ON 4 AUGUST 1960, the High Court of Australia delivered Aston v Harlee Manufacturing Co (“Tastee Freez case”) [1960] HCA 47; (1960) 103 CLR 391 (4 August 1960).

http://www.austlii.edu.au/au/cases/cth/HCA/1960/47.html

A person who first applies for an unused trademark in Australia identical to that of a foreign mark is entitled to be regarded as the Australian author, provided that he or she intends to use the trademark and there is no fraud involved.

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Seven Up Company v OT Ltd [1947] HCA 59

Seven Up Company v OT Ltd [1947] HCA 59; (1947) 75 CLR 203 (19 August 1947).

http://www.austlii.edu.au/au/cases/cth/HCA/1947/59.html

The Seven Up Company, the US owner of the US soft drink trademark “7 UP” brought a motion to remove the Australian owned name “8 Up” from the Australian register of trademarks. Williams J dismissed the motion and an appeal to the Full Court was dismissed.

Per Williams J:

“… in the absence of fraud it is not unlawful for a trader to become the registered proprietor under the Trade Marks Act of a mark which has been used, however extensively, by another trader as a mark for similar goods in a foreign country, provided the foreign mark has not been used at all in Australia at the date of the application for registration. But the position is different if at that date the mark has become identified with the goods of the foreign trader in Australia because those goods have been brought into Australia by the foreign trader himself or by some importer or in some other manner. The court frowns upon any attempt by one trader to appropriate the mark of another trader although that trader is a foreign trader and the mark has only been used by him in a foreign country. It therefore seizes upon a very small amount of use of the foreign mark in Australia to hold that it has become identified with and distinctive of the goods of the foreign trader in Australia. It is not then a mark which another trader is entitled to apply to register under the Trade Marks Act because it is not his property but the property of the foreign trader. The registrar is entitled to refuse to register the mark for such goods. If it has been registered the court may rectify the register on the ground that the mark is wrongly entered on the register.”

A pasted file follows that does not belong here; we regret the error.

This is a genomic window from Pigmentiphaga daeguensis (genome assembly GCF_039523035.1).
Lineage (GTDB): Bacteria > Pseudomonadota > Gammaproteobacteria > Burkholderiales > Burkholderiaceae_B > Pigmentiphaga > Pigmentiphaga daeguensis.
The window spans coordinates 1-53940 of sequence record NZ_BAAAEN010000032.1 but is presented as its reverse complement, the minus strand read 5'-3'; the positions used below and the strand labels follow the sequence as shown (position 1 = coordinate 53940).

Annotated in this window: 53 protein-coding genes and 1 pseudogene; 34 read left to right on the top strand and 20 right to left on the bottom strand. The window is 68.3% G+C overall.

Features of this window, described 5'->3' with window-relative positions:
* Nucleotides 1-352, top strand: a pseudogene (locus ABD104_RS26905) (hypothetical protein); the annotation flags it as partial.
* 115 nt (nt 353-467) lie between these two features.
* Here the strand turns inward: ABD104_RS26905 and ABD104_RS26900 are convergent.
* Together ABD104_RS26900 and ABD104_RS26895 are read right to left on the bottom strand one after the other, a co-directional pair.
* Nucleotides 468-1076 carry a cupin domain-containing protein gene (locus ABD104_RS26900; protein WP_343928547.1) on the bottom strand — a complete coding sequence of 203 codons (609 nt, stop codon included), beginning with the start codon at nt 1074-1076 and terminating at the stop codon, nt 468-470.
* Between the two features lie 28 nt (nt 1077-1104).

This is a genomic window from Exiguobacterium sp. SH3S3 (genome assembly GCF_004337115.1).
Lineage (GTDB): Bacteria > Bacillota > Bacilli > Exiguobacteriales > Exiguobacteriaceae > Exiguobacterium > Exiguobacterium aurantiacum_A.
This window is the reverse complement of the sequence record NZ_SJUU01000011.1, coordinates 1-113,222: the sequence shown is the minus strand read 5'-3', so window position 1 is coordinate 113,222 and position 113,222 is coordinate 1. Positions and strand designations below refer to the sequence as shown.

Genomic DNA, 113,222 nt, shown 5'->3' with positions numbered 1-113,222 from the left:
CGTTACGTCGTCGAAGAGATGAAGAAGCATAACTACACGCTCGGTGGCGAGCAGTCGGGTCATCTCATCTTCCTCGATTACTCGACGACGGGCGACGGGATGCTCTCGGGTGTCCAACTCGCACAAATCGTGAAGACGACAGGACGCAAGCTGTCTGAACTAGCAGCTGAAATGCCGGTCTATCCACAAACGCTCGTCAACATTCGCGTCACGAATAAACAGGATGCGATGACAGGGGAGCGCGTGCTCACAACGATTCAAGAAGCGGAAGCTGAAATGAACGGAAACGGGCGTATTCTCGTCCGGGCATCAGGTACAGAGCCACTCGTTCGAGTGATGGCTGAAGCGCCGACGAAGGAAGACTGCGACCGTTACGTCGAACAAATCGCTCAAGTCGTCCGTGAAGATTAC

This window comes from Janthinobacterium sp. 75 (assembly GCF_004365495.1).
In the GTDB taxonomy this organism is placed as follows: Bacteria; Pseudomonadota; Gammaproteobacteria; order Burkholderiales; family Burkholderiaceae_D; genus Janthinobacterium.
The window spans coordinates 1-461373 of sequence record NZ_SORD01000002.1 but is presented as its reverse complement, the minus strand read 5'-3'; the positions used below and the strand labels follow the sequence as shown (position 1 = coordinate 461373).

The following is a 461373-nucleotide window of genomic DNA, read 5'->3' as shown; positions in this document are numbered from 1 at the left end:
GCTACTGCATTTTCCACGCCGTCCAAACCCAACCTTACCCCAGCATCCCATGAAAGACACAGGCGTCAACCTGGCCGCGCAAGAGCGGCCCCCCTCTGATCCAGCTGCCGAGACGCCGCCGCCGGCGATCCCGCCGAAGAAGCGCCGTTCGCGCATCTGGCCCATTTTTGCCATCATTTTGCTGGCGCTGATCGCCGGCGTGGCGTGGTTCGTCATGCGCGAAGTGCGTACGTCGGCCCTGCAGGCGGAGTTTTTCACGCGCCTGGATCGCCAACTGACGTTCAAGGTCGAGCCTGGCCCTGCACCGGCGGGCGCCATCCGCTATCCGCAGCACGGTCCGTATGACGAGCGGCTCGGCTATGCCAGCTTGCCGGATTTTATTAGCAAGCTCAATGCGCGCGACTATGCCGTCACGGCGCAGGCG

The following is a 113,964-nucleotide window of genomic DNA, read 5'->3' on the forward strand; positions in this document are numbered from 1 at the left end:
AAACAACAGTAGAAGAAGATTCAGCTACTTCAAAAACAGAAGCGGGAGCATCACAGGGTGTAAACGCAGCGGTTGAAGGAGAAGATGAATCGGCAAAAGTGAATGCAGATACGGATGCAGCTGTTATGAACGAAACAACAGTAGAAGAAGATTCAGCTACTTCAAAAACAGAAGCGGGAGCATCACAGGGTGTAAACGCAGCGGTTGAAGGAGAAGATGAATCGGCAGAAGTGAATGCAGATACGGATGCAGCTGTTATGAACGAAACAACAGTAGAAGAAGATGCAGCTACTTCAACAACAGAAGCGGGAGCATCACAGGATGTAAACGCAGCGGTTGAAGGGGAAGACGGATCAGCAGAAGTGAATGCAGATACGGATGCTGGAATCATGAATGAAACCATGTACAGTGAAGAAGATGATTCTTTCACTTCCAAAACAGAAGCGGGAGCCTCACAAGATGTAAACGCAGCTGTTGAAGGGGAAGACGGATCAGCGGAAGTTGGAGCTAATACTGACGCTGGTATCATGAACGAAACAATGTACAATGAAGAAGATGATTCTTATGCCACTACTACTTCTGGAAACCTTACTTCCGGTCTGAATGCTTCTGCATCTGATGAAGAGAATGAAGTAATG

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Blackadder v Good Roads Machinery Company Incorporated [1926] HCA 57

Blackadder v Good Roads Machinery Company Incorporated [1926] HCA 57; (1926) 38 CLR 332 (20 August 1926).

http://www.austlii.edu.au/au/cases/cth/HCA/1926/57.html